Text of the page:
Shortly after the French declaration, the United States similarly acknowledged eminent domain holding in the Fifth Amendment to the Constitution, “… nor shall private property be taken for public use, without just compensation.”
The Fifth Amendment grants the federal government the right to exercise its power of eminent domain, and the due process clause of the 14th Amendment makes the federal guarantee of just compensation applicable to the states.
With the curious exception of North Carolina (which grants the power via statute), state governments derive the power to initiate condemnation proceedings from their state constitutions. The constitutional and statutory provisions require federal, state, and local governments and subdivisions of government to pay an owner “just compensation” for property taken for public use at the time the property is taken.
The power of eminent domain authorizes the government to acquire private property for the common welfare, such as for reasons of public health or safety. What, precisely, is in the “public welfare” has of course been hotly debated. However, in Kelo v. City of New London (a 2005 United States Supreme Court case), in a 5 to 4 decision, the Supremes determined that local governments may force property owners to sell to make way for private (rather than public) economic development when government officials decide it would benefit the public, even if the property were not blighted and the new project’s success were not guaranteed. This was a shift of tectonic proportions. The decision provided that private property may now be taken, not to make way for, say, a public airport, but instead, for a Walmart, or a private condominium development, a casino, or whatever else may be deemed to stoke the economic engine.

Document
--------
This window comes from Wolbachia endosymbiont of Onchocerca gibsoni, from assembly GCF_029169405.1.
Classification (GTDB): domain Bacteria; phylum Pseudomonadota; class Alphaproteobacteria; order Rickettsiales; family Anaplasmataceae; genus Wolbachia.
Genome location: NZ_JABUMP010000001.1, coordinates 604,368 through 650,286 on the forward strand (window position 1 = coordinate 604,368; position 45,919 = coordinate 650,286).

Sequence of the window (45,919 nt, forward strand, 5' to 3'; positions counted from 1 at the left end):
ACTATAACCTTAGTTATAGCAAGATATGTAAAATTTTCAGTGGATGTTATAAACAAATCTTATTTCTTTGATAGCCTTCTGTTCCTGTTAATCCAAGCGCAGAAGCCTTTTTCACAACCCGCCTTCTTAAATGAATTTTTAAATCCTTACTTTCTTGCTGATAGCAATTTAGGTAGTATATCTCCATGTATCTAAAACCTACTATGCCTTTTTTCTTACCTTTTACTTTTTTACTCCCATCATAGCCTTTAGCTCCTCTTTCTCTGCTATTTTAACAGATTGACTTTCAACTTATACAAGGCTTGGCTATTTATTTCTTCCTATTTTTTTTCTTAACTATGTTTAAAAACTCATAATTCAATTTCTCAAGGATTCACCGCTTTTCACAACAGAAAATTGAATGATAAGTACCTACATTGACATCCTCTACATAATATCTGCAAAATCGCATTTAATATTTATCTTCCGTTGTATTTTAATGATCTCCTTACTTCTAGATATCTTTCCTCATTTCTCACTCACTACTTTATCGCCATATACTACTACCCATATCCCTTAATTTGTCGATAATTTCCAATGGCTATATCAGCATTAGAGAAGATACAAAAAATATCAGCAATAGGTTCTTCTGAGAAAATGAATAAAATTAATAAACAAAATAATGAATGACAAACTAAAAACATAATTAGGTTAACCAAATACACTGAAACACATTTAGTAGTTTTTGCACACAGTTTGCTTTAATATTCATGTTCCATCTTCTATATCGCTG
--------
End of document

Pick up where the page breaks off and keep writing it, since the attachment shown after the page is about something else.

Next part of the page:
But that ain’t what we’ve got here. Here, we are talking about elysian fields of grazing sheep juxtaposed against the private use of concrete, bricks, asphalt and mortar.
In any event, “just compensation” is required, in order to ease the financial burden incurred by the property owner for the benefit of the public.
Specifically, what the Fifth Amendment says is that, “No person … shall be deprived of life, liberty or property without due process of law; nor shall private property be taken without just compensation.” That’s it, the Constitution devotes all of nine words (or maybe 20, depending upon how you’re counting) to the subject of eminent domain and does so in sort of a presumptive, backdoor manner.